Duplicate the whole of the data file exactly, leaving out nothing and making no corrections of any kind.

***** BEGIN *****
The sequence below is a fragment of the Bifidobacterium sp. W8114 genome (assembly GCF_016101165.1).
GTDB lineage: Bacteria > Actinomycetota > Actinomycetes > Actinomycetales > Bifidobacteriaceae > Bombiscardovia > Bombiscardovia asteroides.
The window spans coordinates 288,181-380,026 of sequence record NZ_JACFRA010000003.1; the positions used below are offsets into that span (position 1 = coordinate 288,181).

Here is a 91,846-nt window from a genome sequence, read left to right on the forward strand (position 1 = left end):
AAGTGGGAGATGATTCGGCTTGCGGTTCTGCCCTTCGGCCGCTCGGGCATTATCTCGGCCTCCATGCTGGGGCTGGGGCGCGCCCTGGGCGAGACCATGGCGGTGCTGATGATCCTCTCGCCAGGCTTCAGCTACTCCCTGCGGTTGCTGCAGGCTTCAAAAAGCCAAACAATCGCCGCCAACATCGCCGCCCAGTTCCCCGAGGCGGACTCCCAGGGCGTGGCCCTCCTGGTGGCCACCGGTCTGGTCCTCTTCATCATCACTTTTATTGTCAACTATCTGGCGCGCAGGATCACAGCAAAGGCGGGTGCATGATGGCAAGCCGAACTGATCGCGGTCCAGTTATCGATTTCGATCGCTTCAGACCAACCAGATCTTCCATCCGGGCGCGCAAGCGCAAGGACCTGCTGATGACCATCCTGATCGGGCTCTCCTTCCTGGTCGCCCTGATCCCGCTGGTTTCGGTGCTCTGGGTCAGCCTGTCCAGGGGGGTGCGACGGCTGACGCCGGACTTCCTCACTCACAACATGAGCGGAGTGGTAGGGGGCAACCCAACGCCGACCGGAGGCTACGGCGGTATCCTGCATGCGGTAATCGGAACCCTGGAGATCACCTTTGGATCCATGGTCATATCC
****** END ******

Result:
The sequence below is a fragment of the Bifidobacterium sp. W8114 genome (assembly GCF_016101165.1).
GTDB lineage: Bacteria > Actinomycetota > Actinomycetes > Actinomycetales > Bifidobacteriaceae > Bombiscardovia > Bombiscardovia asteroides.
The window spans coordinates 288,181-380,026 of sequence record NZ_JACFRA010000003.1; the positions used below are offsets into that span (position 1 = coordinate 288,181).

Here is a 91,846-nt window from a genome sequence, read left to right on the forward strand (position 1 = left end):
AAGTGGGAGATGATTCGGCTTGCGGTTCTGCCCTTCGGCCGCTCGGGCATTATCTCGGCCTCCATGCTGGGGCTGGGGCGCGCCCTGGGCGAGACCATGGCGGTGCTGATGATCCTCTCGCCAGGCTTCAGCTACTCCCTGCGGTTGCTGCAGGCTTCAAAAAGCCAAACAATCGCCGCCAACATCGCCGCCCAGTTCCCCGAGGCGGACTCCCAGGGCGTGGCCCTCCTGGTGGCCACCGGTCTGGTCCTCTTCATCATCACTTTTATTGTCAACTATCTGGCGCGCAGGATCACAGCAAAGGCGGGTGCATGATGGCAAGCCGAACTGATCGCGGTCCAGTTATCGATTTCGATCGCTTCAGACCAACCAGATCTTCCATCCGGGCGCGCAAGCGCAAGGACCTGCTGATGACCATCCTGATCGGGCTCTCCTTCCTGGTCGCCCTGATCCCGCTGGTTTCGGTGCTCTGGGTCAGCCTGTCCAGGGGGGTGCGACGGCTGACGCCGGACTTCCTCACTCACAACATGAGCGGAGTGGTAGGGGGCAACCCAACGCCGACCGGAGGCTACGGCGGTATCCTGCATGCGGTAATCGGAACCCTGGAGATCACCTTTGGATCCATGGTCATATCC